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View Full Version : What is "OLD" Bourbon?



dedwards
03-02-2008, 03:22
As I am relatively new to drinking Bourbon I was interested in understanding what the Label on my commodity brand Bourbon meant.
It used to be called "Golden Sun Straight Old Kentucky Bourbon" and is now called "Western Gold Straight Old Kentucky Bourbon" (imported and bottled in Germany). I did a 'net search last year and understand the requirements to be call "Straight Kentucky Bourbon" but I cannot remember how a Bourbon receives the title of "Old" and can no longer find any commentary on this.
Can someone help?
Thanks
Dave E. (UK).

BourbonJoe
03-02-2008, 05:19
The addition of the word 'Old' is the decision of the bottler/Producer. It is usually added to conjer up some notion that the word means a higher quality,etc. which is total bullshit.
Joe :usflag:

mozilla
03-02-2008, 12:21
IIRC, those regulations are for the U.S. market only. Your locality may use a different set of standards.

cowdery
03-02-2008, 13:41
As Jeff Mo. says, US labeling regs only apply in the US. The EU or individual countries may require imports to meet the labeling requirements of the country of origin, which would be logical, but I'm not sure if they do or not.

I do know that, by treaty, EU countries will not allow a spirit to be called "bourbon" unless it was made in the United States and entitled to the name "bourbon" under US law, but that agreement covers only the terms "Bourbon" and "Tennessee Whiskey." It does not address terms like "Old," "Straight," or even "Kentucky."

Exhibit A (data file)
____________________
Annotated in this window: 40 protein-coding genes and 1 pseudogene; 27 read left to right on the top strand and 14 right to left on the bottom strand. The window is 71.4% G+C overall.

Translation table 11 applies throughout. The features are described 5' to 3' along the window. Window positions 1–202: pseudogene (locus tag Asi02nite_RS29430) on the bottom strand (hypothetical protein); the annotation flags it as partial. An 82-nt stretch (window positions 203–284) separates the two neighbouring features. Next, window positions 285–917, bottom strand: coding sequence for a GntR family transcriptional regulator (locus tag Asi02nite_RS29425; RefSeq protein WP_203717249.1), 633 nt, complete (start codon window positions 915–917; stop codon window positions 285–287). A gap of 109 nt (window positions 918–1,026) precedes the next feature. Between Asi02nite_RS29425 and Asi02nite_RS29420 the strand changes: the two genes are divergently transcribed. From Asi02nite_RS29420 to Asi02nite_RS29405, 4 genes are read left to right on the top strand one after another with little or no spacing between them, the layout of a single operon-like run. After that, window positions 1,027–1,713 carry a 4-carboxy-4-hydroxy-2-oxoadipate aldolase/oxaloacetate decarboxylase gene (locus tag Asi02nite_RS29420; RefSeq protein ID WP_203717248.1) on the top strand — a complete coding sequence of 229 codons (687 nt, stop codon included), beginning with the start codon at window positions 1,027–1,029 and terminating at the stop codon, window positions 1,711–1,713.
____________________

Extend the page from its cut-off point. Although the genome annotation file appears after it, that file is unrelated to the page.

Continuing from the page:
In your case, the label says it was imported and bottled in Germany. That means the German producer bought a quantity of whiskey from a US distiller, maybe more than one. Maybe the whiskey was shipped in the barrel, maybe it was dumped and shipped in stainless steel tanks. Either way, if it was bottled in Germany it was labeled in Germany, under German or EU regulations.

You can be confident it meets the US requirements for bourbon. Here is what the other terms mean here in the USA.

"Old" doesn't mean anything, regulations-wise. It's a word producers use if they think it will help their product sell. It traditionally is a way of suggesting aging without actually making an age claim. It's considered a subjective term, like "best," and comes under the heading of marketing puffery. It is not regulated.

"Straight" is regulated. It means aged for at least two years.

"Kentucky" means distilled and aged in Kentucky. This isn't regulated per se except on basic truth-in-advertising principles. The regs say that if a label indicates a place of origin then the product actually has to have been made in that place.